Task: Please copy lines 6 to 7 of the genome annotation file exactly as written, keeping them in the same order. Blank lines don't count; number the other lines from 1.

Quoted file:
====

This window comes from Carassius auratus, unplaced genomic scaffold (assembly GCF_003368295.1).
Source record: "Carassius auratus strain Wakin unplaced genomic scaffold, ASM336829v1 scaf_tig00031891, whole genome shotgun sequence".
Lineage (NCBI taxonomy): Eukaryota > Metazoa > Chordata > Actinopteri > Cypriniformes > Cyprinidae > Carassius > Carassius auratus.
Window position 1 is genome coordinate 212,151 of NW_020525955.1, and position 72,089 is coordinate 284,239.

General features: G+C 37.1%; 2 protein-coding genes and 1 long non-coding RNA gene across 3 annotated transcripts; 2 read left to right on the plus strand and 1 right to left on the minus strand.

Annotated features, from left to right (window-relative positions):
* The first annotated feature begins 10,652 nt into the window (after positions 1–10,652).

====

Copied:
Annotated features, from left to right (window-relative positions):
* The first annotated feature begins 10,652 nt into the window (after positions 1–10,652).